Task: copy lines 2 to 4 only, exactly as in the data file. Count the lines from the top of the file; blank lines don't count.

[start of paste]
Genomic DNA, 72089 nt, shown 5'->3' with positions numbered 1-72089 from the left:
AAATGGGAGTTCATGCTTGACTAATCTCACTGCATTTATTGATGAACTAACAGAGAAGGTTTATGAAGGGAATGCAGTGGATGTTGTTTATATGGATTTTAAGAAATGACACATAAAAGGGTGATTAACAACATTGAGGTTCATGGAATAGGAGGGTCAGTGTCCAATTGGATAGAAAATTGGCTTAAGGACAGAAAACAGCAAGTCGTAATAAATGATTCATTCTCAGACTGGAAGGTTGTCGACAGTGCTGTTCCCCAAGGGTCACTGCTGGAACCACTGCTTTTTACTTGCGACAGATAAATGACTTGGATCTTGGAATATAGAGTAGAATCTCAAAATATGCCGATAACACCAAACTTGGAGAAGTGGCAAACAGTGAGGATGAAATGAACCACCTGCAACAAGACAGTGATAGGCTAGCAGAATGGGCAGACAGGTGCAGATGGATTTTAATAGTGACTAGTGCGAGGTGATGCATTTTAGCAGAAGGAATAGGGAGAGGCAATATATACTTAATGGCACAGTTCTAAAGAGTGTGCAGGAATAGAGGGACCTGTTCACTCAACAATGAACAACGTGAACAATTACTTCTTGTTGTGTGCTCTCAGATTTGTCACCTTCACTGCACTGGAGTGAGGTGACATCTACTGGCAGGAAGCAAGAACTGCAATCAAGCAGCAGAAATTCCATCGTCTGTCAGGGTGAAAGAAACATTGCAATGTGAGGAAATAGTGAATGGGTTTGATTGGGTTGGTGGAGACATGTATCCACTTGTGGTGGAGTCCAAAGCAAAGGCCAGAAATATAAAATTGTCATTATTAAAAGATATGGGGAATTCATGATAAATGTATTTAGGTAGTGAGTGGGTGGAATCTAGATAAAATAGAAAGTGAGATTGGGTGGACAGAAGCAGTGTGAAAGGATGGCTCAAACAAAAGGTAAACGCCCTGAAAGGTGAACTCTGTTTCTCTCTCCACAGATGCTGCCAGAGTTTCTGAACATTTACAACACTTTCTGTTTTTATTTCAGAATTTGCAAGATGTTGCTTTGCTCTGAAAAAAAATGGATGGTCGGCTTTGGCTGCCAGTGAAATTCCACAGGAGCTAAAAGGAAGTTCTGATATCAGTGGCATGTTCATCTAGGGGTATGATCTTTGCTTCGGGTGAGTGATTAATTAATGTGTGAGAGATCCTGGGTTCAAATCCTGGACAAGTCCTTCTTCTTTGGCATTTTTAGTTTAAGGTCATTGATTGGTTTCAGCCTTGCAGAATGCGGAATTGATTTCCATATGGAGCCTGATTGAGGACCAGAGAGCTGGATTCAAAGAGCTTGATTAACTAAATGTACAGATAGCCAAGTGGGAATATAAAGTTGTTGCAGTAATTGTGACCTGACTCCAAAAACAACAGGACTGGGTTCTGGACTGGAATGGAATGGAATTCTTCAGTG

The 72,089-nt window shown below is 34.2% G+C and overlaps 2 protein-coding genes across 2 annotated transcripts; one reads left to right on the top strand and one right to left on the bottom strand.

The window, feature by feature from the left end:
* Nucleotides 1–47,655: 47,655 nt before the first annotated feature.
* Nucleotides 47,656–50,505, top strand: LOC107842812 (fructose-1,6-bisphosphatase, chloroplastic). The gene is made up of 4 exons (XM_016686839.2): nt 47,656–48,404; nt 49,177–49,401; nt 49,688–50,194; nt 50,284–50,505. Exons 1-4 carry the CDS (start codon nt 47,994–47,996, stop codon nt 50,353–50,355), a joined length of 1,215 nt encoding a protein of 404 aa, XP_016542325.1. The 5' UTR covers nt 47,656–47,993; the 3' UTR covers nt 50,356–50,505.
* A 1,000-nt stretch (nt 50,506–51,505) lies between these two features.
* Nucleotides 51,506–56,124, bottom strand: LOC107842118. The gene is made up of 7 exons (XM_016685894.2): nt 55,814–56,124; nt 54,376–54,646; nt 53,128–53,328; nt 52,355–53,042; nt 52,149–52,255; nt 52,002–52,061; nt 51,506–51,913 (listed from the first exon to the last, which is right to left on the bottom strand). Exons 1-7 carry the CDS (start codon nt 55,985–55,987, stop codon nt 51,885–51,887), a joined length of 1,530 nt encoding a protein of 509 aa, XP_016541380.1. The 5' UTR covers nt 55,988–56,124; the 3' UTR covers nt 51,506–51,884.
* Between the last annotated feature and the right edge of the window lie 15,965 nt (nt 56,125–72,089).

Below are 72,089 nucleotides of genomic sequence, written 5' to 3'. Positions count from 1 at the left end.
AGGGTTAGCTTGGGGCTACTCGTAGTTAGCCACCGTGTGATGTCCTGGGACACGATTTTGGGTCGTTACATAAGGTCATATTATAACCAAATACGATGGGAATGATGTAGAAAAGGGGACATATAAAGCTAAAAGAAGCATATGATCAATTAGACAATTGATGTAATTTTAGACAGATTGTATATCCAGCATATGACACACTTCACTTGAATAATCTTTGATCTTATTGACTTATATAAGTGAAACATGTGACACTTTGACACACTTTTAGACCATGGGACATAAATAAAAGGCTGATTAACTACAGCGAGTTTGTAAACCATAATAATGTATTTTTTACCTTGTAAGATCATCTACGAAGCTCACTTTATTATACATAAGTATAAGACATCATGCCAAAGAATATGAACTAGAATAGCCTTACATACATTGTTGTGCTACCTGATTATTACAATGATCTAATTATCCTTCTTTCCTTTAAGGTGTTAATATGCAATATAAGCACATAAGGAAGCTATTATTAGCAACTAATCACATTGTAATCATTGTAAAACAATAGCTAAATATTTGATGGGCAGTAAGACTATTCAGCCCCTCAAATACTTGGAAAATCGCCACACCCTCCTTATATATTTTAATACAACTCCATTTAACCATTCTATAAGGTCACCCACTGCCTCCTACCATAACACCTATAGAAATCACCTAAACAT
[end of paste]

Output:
AAATGGGAGTTCATGCTTGACTAATCTCACTGCATTTATTGATGAACTAACAGAGAAGGTTTATGAAGGGAATGCAGTGGATGTTGTTTATATGGATTTTAAGAAATGACACATAAAAGGGTGATTAACAACATTGAGGTTCATGGAATAGGAGGGTCAGTGTCCAATTGGATAGAAAATTGGCTTAAGGACAGAAAACAGCAAGTCGTAATAAATGATTCATTCTCAGACTGGAAGGTTGTCGACAGTGCTGTTCCCCAAGGGTCACTGCTGGAACCACTGCTTTTTACTTGCGACAGATAAATGACTTGGATCTTGGAATATAGAGTAGAATCTCAAAATATGCCGATAACACCAAACTTGGAGAAGTGGCAAACAGTGAGGATGAAATGAACCACCTGCAACAAGACAGTGATAGGCTAGCAGAATGGGCAGACAGGTGCAGATGGATTTTAATAGTGACTAGTGCGAGGTGATGCATTTTAGCAGAAGGAATAGGGAGAGGCAATATATACTTAATGGCACAGTTCTAAAGAGTGTGCAGGAATAGAGGGACCTGTTCACTCAACAATGAACAACGTGAACAATTACTTCTTGTTGTGTGCTCTCAGATTTGTCACCTTCACTGCACTGGAGTGAGGTGACATCTACTGGCAGGAAGCAAGAACTGCAATCAAGCAGCAGAAATTCCATCGTCTGTCAGGGTGAAAGAAACATTGCAATGTGAGGAAATAGTGAATGGGTTTGATTGGGTTGGTGGAGACATGTATCCACTTGTGGTGGAGTCCAAAGCAAAGGCCAGAAATATAAAATTGTCATTATTAAAAGATATGGGGAATTCATGATAAATGTATTTAGGTAGTGAGTGGGTGGAATCTAGATAAAATAGAAAGTGAGATTGGGTGGACAGAAGCAGTGTGAAAGGATGGCTCAAACAAAAGGTAAACGCCCTGAAAGGTGAACTCTGTTTCTCTCTCCACAGATGCTGCCAGAGTTTCTGAACATTTACAACACTTTCTGTTTTTATTTCAGAATTTGCAAGATGTTGCTTTGCTCTGAAAAAAAATGGATGGTCGGCTTTGGCTGCCAGTGAAATTCCACAGGAGCTAAAAGGAAGTTCTGATATCAGTGGCATGTTCATCTAGGGGTATGATCTTTGCTTCGGGTGAGTGATTAATTAATGTGTGAGAGATCCTGGGTTCAAATCCTGGACAAGTCCTTCTTCTTTGGCATTTTTAGTTTAAGGTCATTGATTGGTTTCAGCCTTGCAGAATGCGGAATTGATTTCCATATGGAGCCTGATTGAGGACCAGAGAGCTGGATTCAAAGAGCTTGATTAACTAAATGTACAGATAGCCAAGTGGGAATATAAAGTTGTTGCAGTAATTGTGACCTGACTCCAAAAACAACAGGACTGGGTTCTGGACTGGAATGGAATGGAATTCTTCAGTG

The 72,089-nt window shown below is 34.2% G+C and overlaps 2 protein-coding genes across 2 annotated transcripts; one reads left to right on the top strand and one right to left on the bottom strand.

The window, feature by feature from the left end: